Fact Check

Can Benadryl Treat Rattlesnake Bites?

Some people in “Rattlesnake Country” claim antihistamines can treat venomous snakebites.

Published July 10, 2020

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The common allergy drug Benadryl can be used to treat rattlesnake bites.

A Facebook post shared in July 2019 claimed that the over-the-counter allergy drug Benadryl could be used to treat a rattlesnake bite. Since its original posting, the status has received more than 12,000 shares:

Benadryl might save a life: For anyone in Rattlesnake country: I have learned something new that I thought was important enough that I wanted to pass on. A man was bitten by a rattlesnake a few days ago. He was getting ready to bale and turned over a windrow to check the moisture and the snake was in it.

It wrapped around his arm and bit him on the underside of the wrist. Luckily it was not a severe bite, the fang marks were clear, but not deep enough to draw blood.

He came straight to the house and we got ice on it and had him to the hospital within an hour.

I called ahead so the emergency room was ready for him.

By the time he got there his arm was starting to swell to the shoulder and his throat was getting tight.

The first thing the emergency room did was give him Benadryl.

Apparently antivenom must be received within 4 hours of the snakebite, but the immediate threat is swelling and death of tissue, which was treated with the Benadryl.

But there is no truth to this claim, according to an international group of doctors, paramedics, and scientists collectively known as the Snakebite Foundation.

“Benadryl is not effective for snake envenomations in humans or other animals. Please stop sharing this information. Antivenom along with proper supportive care are the only effective treatments supported by peer-reviewed literature,” wrote Snakebite Foundation member Dr. Nick Brandehoff, an emergency physician and medical toxicologist at the University of California, San Francisco at Fresno, in a blog post.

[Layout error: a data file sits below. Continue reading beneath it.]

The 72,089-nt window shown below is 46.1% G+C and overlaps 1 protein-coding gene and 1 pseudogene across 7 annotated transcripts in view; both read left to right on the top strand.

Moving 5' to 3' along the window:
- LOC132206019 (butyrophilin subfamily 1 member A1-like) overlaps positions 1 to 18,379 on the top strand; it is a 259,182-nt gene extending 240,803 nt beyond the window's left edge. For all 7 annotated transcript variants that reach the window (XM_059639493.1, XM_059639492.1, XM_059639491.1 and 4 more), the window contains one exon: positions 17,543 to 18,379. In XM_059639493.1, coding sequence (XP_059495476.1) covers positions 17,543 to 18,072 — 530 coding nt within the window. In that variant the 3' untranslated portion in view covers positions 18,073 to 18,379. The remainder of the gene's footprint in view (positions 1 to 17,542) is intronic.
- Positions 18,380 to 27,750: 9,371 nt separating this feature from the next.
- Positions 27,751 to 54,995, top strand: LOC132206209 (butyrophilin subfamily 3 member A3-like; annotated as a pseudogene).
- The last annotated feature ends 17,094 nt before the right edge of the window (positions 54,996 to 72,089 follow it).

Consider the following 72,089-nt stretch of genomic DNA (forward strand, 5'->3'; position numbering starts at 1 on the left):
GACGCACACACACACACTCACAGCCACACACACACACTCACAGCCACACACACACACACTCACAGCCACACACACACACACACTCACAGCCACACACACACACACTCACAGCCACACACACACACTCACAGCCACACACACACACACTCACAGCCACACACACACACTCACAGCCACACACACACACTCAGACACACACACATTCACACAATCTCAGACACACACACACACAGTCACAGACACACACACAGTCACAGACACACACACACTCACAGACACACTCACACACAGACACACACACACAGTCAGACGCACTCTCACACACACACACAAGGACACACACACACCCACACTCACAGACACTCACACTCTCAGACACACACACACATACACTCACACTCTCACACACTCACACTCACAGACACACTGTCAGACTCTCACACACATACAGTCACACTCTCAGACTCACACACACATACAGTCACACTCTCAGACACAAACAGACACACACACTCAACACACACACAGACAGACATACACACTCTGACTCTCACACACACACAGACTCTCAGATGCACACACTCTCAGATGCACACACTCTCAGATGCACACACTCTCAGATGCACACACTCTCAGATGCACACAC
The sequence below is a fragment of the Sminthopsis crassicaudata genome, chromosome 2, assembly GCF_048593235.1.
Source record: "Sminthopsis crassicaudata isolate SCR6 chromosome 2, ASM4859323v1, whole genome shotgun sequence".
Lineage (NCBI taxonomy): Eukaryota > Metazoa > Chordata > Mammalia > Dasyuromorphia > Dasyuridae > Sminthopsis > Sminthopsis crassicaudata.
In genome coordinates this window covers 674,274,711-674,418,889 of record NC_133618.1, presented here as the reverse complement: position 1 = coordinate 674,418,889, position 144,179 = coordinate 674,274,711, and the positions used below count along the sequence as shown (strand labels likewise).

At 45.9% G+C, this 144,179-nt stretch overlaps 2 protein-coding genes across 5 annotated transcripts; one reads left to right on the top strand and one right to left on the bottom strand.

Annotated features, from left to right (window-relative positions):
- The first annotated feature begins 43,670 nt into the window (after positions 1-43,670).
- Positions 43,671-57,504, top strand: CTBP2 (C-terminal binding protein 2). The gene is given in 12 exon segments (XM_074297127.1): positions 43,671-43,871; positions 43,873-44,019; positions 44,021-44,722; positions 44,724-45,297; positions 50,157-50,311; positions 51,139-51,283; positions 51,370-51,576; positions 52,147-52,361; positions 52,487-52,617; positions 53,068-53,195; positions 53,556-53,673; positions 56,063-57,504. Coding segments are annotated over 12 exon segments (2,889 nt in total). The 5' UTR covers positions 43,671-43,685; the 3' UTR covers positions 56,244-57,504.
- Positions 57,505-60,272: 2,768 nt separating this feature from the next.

Rattlesnake venom is made up of a variety of peptides and proteins described in the scientific journal Chemical Ecology as a “multifunctional cocktail” that, once injected into the bloodstream, can cause harmful neurotoxic and inflammatory issues. In particular, rattlesnake venom contains two neurotoxins that can lead to pain, paralysis, tissue necrosis, and in extreme cases death.

To treat bites from pit vipers and other venomous snakes, the World Health Organization strictly advises the use of antivenoms, which work by boosting a patient’s immune response. Antivenoms are produced by harvesting snake venom and then using it to immunize donor animals such as horses and sheep. Antibodies from these animals are then harvested and purified from plasma that can “literally make a difference between life and death.”

An allergy, on the other hand, is an immune response to allergens that releases chemicals known as histamines. These are treated with antihistamines like Benadryl, more commonly known as diphenhydramine, according to the U.S. National Library of Medicine. In some cases, American Family Physician notes that antihistamines may be used to treat anaphylaxis, which the Journal of Wilderness Medicine reports has been known to result from a rattlesnake bite, in conjunction with epinephrine.

“Comparing bee venom and snake venom to assume Benadryl will work is not congruent. Bee venom specially targets cells causing [the] release of histamine which results in swelling, pain, redness, and allergic reactions. This is similar to the pathway for non-venom induced allergic reactions,” wrote Brandehoff, highlighting that snake venom works “via different mechanisms.”

In the event of a rattlesnake bite, the Centers for Disease Control and Prevention recommends seeking medical attention as soon as possible.


Brandehoff, Nick.   "Benadryl Does Not Fix Snakebites."     Snakebite Foundation Blog.   3 July 2019.

Ferraz, Camila, et al.   "Multifunctional Toxins in Snake Venoms and Therapeutic Implications: From Pain to Hemorrhaging and Necrosis."     Chemical Ecology.   19 June 2019 &nbsp.

Patel, Virat, Hamilton, Richard.   “Rattlesnake Toxicity."     StatPearls .   4 June 2020 &nbsp.

Tang, Angela.   "A Practical Guide to Anaphylaxis."     American Family Physician.   1 Oct 2003 &nbsp.

Ryan, Kenneth, Caravati, Martin. "Life-threatening anaphylaxis following envenomation by two different species of Crotalidae."     Journal of Wilderness Medicine.   1994 &nbsp.

Madison Dapcevich is a freelance contributor for Snopes.

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